Are you an impulsive spender?

Characteristics of impulsive spenders

A ‘money mindset’ is a way of thinking about personal finance. Your money mindset can change over time, and it may help explain your spending and savings habits. Understanding this can help you build habits and strategies to better manage your money.

If the following applies to you, you might be an impulsive spender:

  • You find it hard to control yourself when you want to buy something, often dipping into money meant for bills or savings.

  • It’s hard to save because you enjoy spending money so much.

  • If you won $1,000, you’d spend it on something fun.

  • If you needed $2,000 for emergency car repairs, you’d have to borrow money or use a credit card. This would cause you mild financial stress.

  • You often feel guilt or regret about your spending habits.

About impulsive spenders

Impulsive spenders enjoy the immediate gratification of spending money, and have difficulty saving for bigger goals. They may find themselves dipping into money meant for savings, or even important bills, to pay for entertainment and luxuries.

They’re unlikely to have long-term financial goals. Their impulsive spending is often driven by a desire to reward themselves, enjoy a special experience or relieve boredom. They often use buy now pay later services.

When impulse shoppers receive a financial windfall, like a tax return or bonus, they tend to spend it on leisure or debt repayments rather than saving it. They often feel guilt or regret when they think about the consequences of their spending.

Control your spending

If you identify as an impulsive spender, you need strategies to help you resist the urge to dip into your savings each time you want to buy something.

Think about ways you can make your money harder to get to. For example:

  • Hide your savings account in internet banking so you can’t see the balance when you log in.

  • Choose a trusted person and give your credit card to them, or transfer money to their account.

  • Open a savings account at a different bank.

  • Set up dual signatories so a second person has to sign if you want to withdraw money from your savings.

Use a budget planner calculator to determine how much you can spend and save. Impulsive spenders avoid tracking their expenses because they don’t want to face the reality of their spending. However, this is a good way to see exactly where you’re overspending so you can start cutting back. You can use a spending tool to track your spending.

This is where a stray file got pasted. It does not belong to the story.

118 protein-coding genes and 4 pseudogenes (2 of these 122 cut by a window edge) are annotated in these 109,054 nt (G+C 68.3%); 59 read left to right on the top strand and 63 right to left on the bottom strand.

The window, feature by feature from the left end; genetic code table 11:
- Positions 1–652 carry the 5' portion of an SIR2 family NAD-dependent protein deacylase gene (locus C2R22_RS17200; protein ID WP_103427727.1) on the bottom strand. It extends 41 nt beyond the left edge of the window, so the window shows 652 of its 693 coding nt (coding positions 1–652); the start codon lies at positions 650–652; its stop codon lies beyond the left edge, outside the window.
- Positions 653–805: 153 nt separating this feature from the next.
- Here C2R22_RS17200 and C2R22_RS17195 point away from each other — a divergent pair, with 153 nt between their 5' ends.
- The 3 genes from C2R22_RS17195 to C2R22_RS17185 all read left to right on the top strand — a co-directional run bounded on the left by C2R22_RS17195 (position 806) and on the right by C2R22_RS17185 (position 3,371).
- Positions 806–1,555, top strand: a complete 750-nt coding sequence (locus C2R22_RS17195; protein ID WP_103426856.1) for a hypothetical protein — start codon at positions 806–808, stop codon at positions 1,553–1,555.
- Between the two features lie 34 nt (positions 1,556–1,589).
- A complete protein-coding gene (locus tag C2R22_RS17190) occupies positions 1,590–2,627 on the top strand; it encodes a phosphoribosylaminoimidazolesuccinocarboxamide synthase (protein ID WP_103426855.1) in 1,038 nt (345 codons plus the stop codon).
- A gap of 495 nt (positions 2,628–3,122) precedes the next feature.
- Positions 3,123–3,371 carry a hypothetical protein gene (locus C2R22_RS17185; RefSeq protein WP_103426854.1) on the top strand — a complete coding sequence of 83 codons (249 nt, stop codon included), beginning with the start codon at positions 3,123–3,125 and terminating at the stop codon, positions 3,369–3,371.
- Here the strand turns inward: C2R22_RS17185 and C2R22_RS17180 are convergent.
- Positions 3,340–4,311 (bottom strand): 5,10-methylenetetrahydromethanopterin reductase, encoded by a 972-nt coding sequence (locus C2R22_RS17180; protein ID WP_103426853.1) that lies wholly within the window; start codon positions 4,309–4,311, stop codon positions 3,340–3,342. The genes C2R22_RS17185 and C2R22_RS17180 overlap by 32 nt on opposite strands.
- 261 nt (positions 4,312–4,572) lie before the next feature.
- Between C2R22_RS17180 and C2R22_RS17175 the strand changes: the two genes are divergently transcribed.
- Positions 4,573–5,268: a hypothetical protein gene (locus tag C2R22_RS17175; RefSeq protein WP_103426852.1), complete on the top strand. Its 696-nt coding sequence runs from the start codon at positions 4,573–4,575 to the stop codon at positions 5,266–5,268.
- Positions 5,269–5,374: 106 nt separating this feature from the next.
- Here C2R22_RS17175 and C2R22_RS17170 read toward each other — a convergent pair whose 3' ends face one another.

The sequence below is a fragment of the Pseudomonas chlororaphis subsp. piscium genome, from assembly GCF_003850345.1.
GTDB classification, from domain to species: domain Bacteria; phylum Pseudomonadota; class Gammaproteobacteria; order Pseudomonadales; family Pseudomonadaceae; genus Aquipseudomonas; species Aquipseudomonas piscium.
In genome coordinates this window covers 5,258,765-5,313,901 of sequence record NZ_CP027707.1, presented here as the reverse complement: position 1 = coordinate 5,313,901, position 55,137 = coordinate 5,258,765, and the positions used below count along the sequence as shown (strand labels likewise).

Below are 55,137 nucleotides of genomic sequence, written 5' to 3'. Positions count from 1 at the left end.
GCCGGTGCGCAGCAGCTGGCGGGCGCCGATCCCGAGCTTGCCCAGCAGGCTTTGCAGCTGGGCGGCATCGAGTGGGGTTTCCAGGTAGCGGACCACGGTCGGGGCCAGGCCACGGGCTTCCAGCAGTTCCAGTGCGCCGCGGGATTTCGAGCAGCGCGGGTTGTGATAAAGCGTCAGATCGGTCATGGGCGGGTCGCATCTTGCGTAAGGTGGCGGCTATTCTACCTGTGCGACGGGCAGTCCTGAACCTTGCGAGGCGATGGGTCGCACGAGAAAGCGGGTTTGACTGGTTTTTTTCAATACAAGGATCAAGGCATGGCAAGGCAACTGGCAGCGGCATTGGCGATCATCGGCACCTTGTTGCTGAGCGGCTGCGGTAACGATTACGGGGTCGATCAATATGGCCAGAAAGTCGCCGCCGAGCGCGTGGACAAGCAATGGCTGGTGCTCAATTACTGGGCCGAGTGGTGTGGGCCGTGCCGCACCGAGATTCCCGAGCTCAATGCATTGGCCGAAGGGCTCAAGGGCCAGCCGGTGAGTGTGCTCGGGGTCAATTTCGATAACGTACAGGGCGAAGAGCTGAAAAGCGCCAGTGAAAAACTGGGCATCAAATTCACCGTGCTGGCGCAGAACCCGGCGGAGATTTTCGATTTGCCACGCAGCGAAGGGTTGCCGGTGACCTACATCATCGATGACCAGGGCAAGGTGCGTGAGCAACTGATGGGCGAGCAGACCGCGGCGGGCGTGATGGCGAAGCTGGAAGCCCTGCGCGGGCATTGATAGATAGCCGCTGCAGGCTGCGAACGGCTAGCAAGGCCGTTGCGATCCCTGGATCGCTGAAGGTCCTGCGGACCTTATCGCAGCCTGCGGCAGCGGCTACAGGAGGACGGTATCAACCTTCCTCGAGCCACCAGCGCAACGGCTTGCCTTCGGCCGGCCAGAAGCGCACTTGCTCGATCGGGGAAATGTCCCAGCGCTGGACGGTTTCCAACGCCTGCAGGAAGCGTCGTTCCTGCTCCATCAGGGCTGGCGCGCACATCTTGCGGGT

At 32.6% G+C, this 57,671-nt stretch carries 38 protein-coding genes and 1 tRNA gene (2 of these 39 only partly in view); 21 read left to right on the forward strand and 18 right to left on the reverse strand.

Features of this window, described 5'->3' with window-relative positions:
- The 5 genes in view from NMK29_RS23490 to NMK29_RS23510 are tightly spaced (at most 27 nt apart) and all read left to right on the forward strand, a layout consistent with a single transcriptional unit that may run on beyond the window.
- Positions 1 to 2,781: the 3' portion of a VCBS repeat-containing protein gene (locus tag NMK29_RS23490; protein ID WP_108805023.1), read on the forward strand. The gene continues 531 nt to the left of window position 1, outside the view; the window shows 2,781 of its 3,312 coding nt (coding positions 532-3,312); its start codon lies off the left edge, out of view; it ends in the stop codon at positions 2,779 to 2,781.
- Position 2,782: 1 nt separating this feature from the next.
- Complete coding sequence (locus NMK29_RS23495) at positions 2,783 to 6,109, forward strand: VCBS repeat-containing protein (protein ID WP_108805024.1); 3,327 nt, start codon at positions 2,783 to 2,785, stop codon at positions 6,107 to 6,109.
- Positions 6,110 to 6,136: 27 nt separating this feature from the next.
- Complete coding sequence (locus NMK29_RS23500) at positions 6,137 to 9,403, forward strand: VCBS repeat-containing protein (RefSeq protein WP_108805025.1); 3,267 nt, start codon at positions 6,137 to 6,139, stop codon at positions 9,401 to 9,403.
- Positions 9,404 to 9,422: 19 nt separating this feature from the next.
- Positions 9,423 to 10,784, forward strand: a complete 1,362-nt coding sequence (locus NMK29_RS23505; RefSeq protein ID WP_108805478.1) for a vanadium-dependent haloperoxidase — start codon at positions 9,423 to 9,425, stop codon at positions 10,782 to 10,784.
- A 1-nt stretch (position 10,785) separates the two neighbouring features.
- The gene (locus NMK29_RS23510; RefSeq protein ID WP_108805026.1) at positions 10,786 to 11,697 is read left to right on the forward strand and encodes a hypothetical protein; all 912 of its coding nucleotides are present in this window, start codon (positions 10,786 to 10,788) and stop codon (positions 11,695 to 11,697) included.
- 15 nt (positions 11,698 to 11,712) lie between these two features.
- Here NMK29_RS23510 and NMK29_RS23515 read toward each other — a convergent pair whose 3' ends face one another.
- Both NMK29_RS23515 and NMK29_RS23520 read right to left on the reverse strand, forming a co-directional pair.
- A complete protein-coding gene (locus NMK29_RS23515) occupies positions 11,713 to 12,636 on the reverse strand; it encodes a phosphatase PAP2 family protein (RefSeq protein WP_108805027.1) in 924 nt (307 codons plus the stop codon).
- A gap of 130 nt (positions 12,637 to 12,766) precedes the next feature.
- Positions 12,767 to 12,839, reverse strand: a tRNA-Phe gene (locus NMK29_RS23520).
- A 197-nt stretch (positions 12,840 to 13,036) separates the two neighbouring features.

When you see a bargain, don’t buy it straight away. Give yourself a few days to think it over first and consider if you really need it. This is especially important right after payday, when you feel cashed up and are more likely to overspend.

If you have a weakness for online shopping, make sure the retailer has a simple returns policy. That way if you regret a purchase, you can send it back.

Make sure you avoid going over your credit card limit. If you’re paying off multiple debts, look into debt consolidation to help you get on top of your repayments.

Set savings goals

Once your spending is under control, it’s time to start building your savings. There are many ways you can do this:

  • Put your savings in a term deposit to make them harder to access. The longer you resist withdrawing money from the term deposit, the more interest you’ll earn.

  • Set up a savings goal and use an app so you can watch your progress. Choose something you’d like to achieve in the next six months, like a holiday, car or new clothes, and start putting money towards it. Impulse spenders often become goal-driven savers when they focus on a particular savings goal.

  • Learn how to bucket your money. Set up different accounts for different purposes, and transfer some money from every paycheck to each account. That way you can spend guilt-free, knowing you already have money set aside for expenses like bills, food and travel.

To take control of your spending – contact us today on 02 9259 8111


Source: NAB

Reproduced with permission of National Australia Bank (‘NAB’). This article was originally published at

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